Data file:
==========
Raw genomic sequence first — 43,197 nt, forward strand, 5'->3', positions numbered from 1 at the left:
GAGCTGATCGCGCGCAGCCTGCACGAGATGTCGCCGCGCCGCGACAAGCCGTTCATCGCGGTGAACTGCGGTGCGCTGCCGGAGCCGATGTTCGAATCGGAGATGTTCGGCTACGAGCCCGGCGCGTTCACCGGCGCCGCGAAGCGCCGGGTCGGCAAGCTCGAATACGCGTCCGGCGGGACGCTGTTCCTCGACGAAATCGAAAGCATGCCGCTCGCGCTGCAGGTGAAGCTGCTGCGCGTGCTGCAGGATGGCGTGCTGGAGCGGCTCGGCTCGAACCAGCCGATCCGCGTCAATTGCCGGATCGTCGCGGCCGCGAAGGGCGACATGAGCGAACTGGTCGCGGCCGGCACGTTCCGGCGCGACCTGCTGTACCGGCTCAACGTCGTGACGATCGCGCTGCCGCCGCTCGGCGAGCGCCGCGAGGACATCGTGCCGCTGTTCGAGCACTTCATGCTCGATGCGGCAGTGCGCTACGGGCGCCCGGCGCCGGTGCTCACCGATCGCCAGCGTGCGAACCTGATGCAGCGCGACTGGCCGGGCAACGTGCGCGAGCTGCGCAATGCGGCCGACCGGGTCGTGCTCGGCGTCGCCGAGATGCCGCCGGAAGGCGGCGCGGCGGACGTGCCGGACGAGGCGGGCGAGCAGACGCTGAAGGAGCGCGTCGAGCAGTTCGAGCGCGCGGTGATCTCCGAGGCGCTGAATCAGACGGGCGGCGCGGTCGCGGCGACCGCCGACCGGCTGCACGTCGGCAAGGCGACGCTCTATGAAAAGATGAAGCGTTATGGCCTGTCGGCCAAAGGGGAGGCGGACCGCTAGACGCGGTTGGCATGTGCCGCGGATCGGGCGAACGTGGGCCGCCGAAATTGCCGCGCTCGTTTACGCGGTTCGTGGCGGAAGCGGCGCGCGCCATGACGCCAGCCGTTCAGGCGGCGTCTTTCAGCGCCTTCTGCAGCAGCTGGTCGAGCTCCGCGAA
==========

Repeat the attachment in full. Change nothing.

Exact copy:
Raw genomic sequence first — 43,197 nt, forward strand, 5'->3', positions numbered from 1 at the left:
GAGCTGATCGCGCGCAGCCTGCACGAGATGTCGCCGCGCCGCGACAAGCCGTTCATCGCGGTGAACTGCGGTGCGCTGCCGGAGCCGATGTTCGAATCGGAGATGTTCGGCTACGAGCCCGGCGCGTTCACCGGCGCCGCGAAGCGCCGGGTCGGCAAGCTCGAATACGCGTCCGGCGGGACGCTGTTCCTCGACGAAATCGAAAGCATGCCGCTCGCGCTGCAGGTGAAGCTGCTGCGCGTGCTGCAGGATGGCGTGCTGGAGCGGCTCGGCTCGAACCAGCCGATCCGCGTCAATTGCCGGATCGTCGCGGCCGCGAAGGGCGACATGAGCGAACTGGTCGCGGCCGGCACGTTCCGGCGCGACCTGCTGTACCGGCTCAACGTCGTGACGATCGCGCTGCCGCCGCTCGGCGAGCGCCGCGAGGACATCGTGCCGCTGTTCGAGCACTTCATGCTCGATGCGGCAGTGCGCTACGGGCGCCCGGCGCCGGTGCTCACCGATCGCCAGCGTGCGAACCTGATGCAGCGCGACTGGCCGGGCAACGTGCGCGAGCTGCGCAATGCGGCCGACCGGGTCGTGCTCGGCGTCGCCGAGATGCCGCCGGAAGGCGGCGCGGCGGACGTGCCGGACGAGGCGGGCGAGCAGACGCTGAAGGAGCGCGTCGAGCAGTTCGAGCGCGCGGTGATCTCCGAGGCGCTGAATCAGACGGGCGGCGCGGTCGCGGCGACCGCCGACCGGCTGCACGTCGGCAAGGCGACGCTCTATGAAAAGATGAAGCGTTATGGCCTGTCGGCCAAAGGGGAGGCGGACCGCTAGACGCGGTTGGCATGTGCCGCGGATCGGGCGAACGTGGGCCGCCGAAATTGCCGCGCTCGTTTACGCGGTTCGTGGCGGAAGCGGCGCGCGCCATGACGCCAGCCGTTCAGGCGGCGTCTTTCAGCGCCTTCTGCAGCAGCTGGTCGAGCTCCGCGAA